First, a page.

Posts Tagged ‘Taj Mahal Hotel’


Was President Barack Obama’s speechwriter an Indian MP? His speech in Parliament was liked by the politicians and one can well understand why. It had references to Mahatma Gandhi, Dr Babasaheb Ambedkar, UN Security Council seat for India, 26/11 attacks, terrorism, Pakistan and even the Panchatantra! I am surprised he didn’t quote from the Vedas, Ramayan and Mahabharat! Or did he?

So just like the finance minister’s usual ‘please-all’ budget speech every year in Parliament, Obama too seemed intent on pleasing everyone. When the MPs who usually show their displeasure by either walking out or ‘rearranging’ the furniture in the House, were all praise for the speech, it could only mean one thing – that it was a truly political speech. And except for the Leftists, who anyway seem nowadays to subsist in a cocoon, everyone loved it. Were they expecting Obama to praise the Chinese?

Obama also made all the right noises. He rapped Pakistan and demanded they bring to book the culprits of 26/11. But please note, he did not tell the Pakistanis to hand over the perpetrators. He also praised the Indian Constitution which of course, made the parliamentarians very happy. Never mind, if they usually tear it to bits on most days during the proceedings and don’t care a hoot about Dr Ambedkar, except during election time.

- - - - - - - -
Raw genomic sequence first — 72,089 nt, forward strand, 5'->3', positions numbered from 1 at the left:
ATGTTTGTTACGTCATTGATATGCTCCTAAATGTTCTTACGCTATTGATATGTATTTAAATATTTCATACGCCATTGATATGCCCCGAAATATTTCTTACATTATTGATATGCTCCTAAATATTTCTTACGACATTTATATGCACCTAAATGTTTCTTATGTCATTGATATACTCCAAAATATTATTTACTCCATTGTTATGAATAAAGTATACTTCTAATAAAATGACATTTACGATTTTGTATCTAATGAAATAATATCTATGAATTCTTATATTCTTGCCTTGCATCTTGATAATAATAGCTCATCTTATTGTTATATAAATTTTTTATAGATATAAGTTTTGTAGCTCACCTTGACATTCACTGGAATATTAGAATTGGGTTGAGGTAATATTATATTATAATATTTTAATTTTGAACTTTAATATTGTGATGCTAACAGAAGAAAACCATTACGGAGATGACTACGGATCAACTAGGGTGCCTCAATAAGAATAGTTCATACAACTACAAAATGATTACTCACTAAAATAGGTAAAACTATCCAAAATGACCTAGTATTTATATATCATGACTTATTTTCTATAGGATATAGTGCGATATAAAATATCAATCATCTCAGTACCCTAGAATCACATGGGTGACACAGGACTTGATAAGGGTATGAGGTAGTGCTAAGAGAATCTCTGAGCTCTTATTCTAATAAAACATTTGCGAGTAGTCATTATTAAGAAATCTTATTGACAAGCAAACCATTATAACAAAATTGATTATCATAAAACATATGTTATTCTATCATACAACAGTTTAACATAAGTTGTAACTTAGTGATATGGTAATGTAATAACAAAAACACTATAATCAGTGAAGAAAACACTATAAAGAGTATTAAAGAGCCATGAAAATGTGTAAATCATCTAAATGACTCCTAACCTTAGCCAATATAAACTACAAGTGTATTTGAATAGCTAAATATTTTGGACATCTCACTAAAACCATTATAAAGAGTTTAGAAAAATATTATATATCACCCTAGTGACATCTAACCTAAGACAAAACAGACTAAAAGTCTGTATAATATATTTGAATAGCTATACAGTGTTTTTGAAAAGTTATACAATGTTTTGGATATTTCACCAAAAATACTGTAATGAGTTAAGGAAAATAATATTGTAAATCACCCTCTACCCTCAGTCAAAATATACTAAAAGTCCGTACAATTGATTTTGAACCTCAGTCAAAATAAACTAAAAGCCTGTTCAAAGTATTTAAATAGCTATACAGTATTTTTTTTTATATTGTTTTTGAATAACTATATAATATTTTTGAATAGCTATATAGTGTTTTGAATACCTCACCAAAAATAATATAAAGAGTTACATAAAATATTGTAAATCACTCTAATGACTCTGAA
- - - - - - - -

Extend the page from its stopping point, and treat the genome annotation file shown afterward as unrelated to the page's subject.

Even the BJP, after the initial idiocy by Rajiv Pratap Rudy, fell in line. I, for one, couldn’t understand Mr. Rudy’s displeasure at Obama’s speech at a purely unofficial event at the Taj Mahal Hotel. I think Obama spoke well and recognised the bravery of those who were involved in the rescue attempts in Mumbai. Why should he politicise the event by dragging in Pakistan? And, anyway, why are we so hung up on forcing world leaders to spell out P-A-K-I-S-T-A=N every time one of them comes here. What purpose does it serve?

Every time a big-ticket leader from the West comes to India and utters the P word, the media and political class here get a virtual ‘high’. It’s almost as if Pakistan has been nuked! Then some idiotic copy editor writes the headline “US names Pakistan”. It makes one wonder whether they’re being blamed or knighted! So let’s stop behaving like five-year-olds who go crying to papa because someone ate their lollipop. And Papa admonishes the culprit gently, because after all, he is dealing with five-year-olds. Then he goes back to reading his newspaper! Let’s grow up.